Cruise chosen because of its itinerary through the legendary North West Passage. This ship is owned by Adventure Canada and used also by Quark Expeditions. We were dur to fly from Edmonton to Coppermine but as the previous cruise Into the North West passage had been held up by ice and needed the assistance of an icebreaker we flew to Cambridge bay instead with a refuelling stop at Yellowknife. The gravel landing at Cambridge bay was exciting in a 737.Adventure Canada had done well to organise new plans in a couple of days and all went well. The organisation during the cruise was exceptional especially with so many passengers of older years. Unfortunately due to bad weather we were not able to land near the site of the Erebus wreck but the onboard team made up for it with several lectures including from a member of the dive team. A highlight was the landing at Parks Canada's newest national park where we brought the number of visitors from 4 to 202. This is not a luxury cruise but a marvellous way to see the Arctic close up, cruising in a zodiac amongst icebergs at Illiusiat will stay in my memory forever. The food was excellent, the whole crew could not do more for one. The expedition crew in partnership with Parks Canada staff were wonderful, I also congratulate the ships crew who made sure we transferred from ship to shore and back safely, at one landing the seas came up whilst we were ashore and they were wading waist deep in the freezing water to ensure we got safely into the zodiacs. The bear control guards who walked up to high vantage points and remained there for hours looking for bears also did a great job. Read Less
25 Helpful Votes
Sail Date: December 2016
I recently completed an Antarctic adventure by Quark Expeditions aboard the Ocean Endeavor. Our trip to Antarctica was unforgettable; it truly is the last slightly untouched, unspoiled, except for the effects of global warming, place in ... Read More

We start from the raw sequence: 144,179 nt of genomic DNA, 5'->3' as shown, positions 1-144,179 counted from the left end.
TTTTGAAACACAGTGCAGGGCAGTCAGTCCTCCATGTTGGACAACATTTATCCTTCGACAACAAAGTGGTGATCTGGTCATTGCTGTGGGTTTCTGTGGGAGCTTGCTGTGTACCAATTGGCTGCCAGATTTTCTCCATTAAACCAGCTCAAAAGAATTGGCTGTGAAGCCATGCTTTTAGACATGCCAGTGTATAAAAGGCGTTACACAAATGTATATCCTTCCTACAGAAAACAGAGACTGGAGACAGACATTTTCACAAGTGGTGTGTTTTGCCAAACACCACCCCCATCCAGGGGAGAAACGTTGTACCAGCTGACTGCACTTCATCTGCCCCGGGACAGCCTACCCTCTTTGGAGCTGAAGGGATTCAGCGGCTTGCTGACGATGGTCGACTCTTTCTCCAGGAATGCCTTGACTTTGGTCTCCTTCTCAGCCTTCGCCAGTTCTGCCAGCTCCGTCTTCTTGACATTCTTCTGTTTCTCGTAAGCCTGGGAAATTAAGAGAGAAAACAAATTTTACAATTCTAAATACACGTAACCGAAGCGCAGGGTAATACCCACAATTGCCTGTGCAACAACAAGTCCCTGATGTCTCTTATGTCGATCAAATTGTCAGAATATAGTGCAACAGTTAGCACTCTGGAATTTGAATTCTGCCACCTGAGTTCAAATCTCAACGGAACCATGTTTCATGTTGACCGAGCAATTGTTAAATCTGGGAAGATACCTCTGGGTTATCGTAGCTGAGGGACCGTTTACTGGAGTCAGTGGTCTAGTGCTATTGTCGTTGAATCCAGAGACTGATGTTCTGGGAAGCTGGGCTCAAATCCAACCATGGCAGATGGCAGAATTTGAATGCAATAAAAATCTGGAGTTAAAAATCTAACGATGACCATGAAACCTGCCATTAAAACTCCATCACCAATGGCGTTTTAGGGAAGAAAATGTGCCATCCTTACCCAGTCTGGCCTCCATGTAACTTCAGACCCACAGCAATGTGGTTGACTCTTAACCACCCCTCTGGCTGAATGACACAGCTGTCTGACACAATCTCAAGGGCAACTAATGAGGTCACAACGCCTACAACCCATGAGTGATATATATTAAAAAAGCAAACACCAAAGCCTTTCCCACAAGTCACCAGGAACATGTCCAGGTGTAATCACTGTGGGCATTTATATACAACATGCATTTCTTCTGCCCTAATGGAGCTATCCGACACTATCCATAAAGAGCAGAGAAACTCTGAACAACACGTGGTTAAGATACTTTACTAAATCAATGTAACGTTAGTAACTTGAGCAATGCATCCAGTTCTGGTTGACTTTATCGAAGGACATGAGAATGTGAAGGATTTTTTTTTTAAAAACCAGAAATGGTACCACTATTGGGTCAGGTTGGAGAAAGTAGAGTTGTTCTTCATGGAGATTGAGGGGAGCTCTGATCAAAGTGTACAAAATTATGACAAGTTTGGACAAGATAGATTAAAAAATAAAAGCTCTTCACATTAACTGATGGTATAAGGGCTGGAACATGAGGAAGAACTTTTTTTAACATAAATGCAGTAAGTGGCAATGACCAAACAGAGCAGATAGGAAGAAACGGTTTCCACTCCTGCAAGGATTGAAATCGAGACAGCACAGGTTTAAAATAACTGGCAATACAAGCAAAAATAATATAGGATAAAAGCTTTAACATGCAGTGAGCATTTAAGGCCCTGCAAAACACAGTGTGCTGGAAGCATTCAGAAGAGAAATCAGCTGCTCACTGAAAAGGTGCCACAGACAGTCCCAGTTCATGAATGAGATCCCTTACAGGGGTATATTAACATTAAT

I recently completed an Antarctic adventure by Quark Expeditions aboard the Ocean Endeavor. Our trip to Antarctica was unforgettable; it truly is the last slightly untouched, unspoiled, except for the effects of global warming, place in the world. We booked our trip through a specialty agency specializing in adventure trips and they were able to answer a lot of questions to insure this was the correct trip. I had numerous questions about my physical ability to do the trip, as I am not 30 something years old. They answered my questions to the point that I was reasonable assured that I could physically “do” the trip and enjoy it. For me at least, this is a very (insanely?) expensive trip. However, Antarctica has been one place that I have wanted to see for 30 plus years and realized if I did not go now, I would never see and experience it. The basic itinerary: 1. Travel from home to Buenos Aires, Argentina – This was independent portion of trip or not included in trip fees. 2. Tour Buenos Aires (Expedition Trips/Quark Expeditions). 3. Travel by charter flight (Expedition Trips/Quark Expeditions) from Buenos Aires to Ushuaia, Argentina. 4. Tour Tierra del Fuego National Park (Expedition Trips/Quark Expeditions). 5. Board Ocean Endeavour (Quark Expeditions). Leave evening day 1. 6. Crossing The (Dreaded) Drake Passage (2 days). The Drake can be rough, this was a calm passage. Day 2 7. Crossing The (Dreaded) Drake Passage (2 days) and 1st zodiac outing at Shetland Islands. Day 3 8. Antarctic Sound – 2nd and 3rd zodiac outing and kayaking (Yes, I opted for kayaking and extra $). Day 4 9. Explore Mikkelsen Harbor and Hughes Bay, Cape Herschel – 3rd and 4th zodiac outing and kayaking. Day 5 10. Explore Wilhelmina Bay and Cuvervulle Island in the Errera Channel – 5th and 6th zodiac outing and kayaking. Day 6 11. Explore Useful Island and Gerlache Strait – 7th zodiac outing and kayaking, 8th zodiac and kayaking replaced by following packs of Orcas. Day 7 12. Crossing The (Dreaded) Drake Passage (2 days). The Drake can be rough, the return was reasonable calm passage. Day 8 & 9 13. Arrive in Ushuaia return flight to Buenos Aires and return (independent portion of trip or not included) to home. Day 10 The food was great, but one sort of expects this on a ship. Meal times were announced and everyone ate in the dining room. Breakfast was hot and cold buffet, lots of choices, plus made to order eggs. Lunch was buffet again, but the menu of items would change. Dinner included choice of soup, salad, entrée and dessert. Dinner generally consisted of 3 choices available – fish, red meat, and pasta or veggie option. For dinner, the wine stewards offered choice of a white or red. Chef could also adjust for dietary needs. One service the dietary staff did that was helpful, when going through the buffet, especially crossing the Drake when the ship would rock some, is to carry your food to a table, they had their “sea-legs”, some of us did not. I looked forward to meal times, not only for the great food and new items to try, but also with such an international shipmate listing, who you would be dining with including Adventure Team staff this generated lots of lively conversation ranging from where you live, occupation, what you did and saw today to where to next. The entire ships’ crew was very experienced and it was obvious that client satisfaction and safety is first priority. The ship’s crew were divided along three main divisions, Ship’s Captain and Engineering staff to operate the ship, Hospitality included Galley staff, housekeeping, laundry and administrative, and Expedition Team an incredible group of dedicated Antarctic and Artic professional with and incredible collections of backgrounds and abilities. The Expedition Team members were readily accessible between excursions and many gave presentations during the two days crossing the Drake and after dinner. All the presentations were well prepared and interesting. I had studied for this trip, so some was a timely review of information I had previously been exposed to, however, the enthusiasm of the presenter kept it interesting and at each presentation, I did receive additional new information. I also noticed that many of the Expedition Team attended their teammate’s presentation. During excursions or on deck the Team members were very knowledgeable about subjects out of their main area of expertise and enjoyed sharing. All staff demonstrated a genuine concern for Antarctic wildlife and sustainability. Every staff member I had contact with was the type of person you would want to have in your organization. The pre-trip information was excellent as to what to bring and not bring. We were able to pack the proper clothing to stay warm and comfortable whether on deck, in the zodiacs or kayaks. The key is to dress in layers and make sure your base layer is comfortable and wicking. The ship store also has a good selection of layering items if you forgot something, or feel you need additional, plus their prices were reasonable. I bought a pair of waterproof pants that I neglected to obtain ahead of the trip. Everyone was a little anxious about cross the Drake Passage as the Drake is known to have 6 to15 foot rolling swells, if you are lucky, as the Drake can be either a Shake or a Lake. It takes about two days to cross in either direction. December and January are better times to go as unless the ship sails into a storm you will avoid the 30 ft. waves. If you are susceptible to motion sickness (I am!) visit your Doctor and inquire about the “patch”, transderm scopolamine, if it is right for you and follow directions explicitly. It worked great for me on this trip. The ship’s Doctor, Dr. Wayne Jonas, was excellent and always available to discuss your situation and gave solid medical advice. You should also try to board ship well rested. Eat only moderately the day before and avoid greasy foods and excessive amounts of alcohol. Once on board pack your gear away immediately, storing it so it won’t become dislodged or need organization later when the seas aren’t so calm. It’s a good practice to avoid overheating both in your cabin, eating or anywhere else as this can bring on motion sickness. Reading in bed is another activity you might wish to avoid. It is rather obvious this type of trip may not be for everyone, example; my wife did not want to go and does not want to go even after seeing all the photos I took and listening to my inexhaustible tales of exploit. My daughter who accompanied me would like a return trip. As I stated at the beginning, for me at least, this is a very (insanely?) expensive trip. However, with 198 passengers and crew and staff of 130 to 150 and experiencing how things are done, I can understand the cost. Activity level can be somewhat high if you decide to do as many kayaking excursions as possible, or do the climbing, skiing options, and climbing to the top of the snow/ice covered island for the better view. But many guests did just the zodiacs and on landings, walked along the shore, or picked a good spot to sit and watch the parade of penguins. I am the traveler that even thought I had a wonderful time and experience somewhere, I tend to cross it of the list as having been there and there are so many new places to experience. Antarctica is different; it was so much more than I expected, and there are so many additional sites to explore that I would truly enjoy a return and with the Quark Expeditions Team. Read Less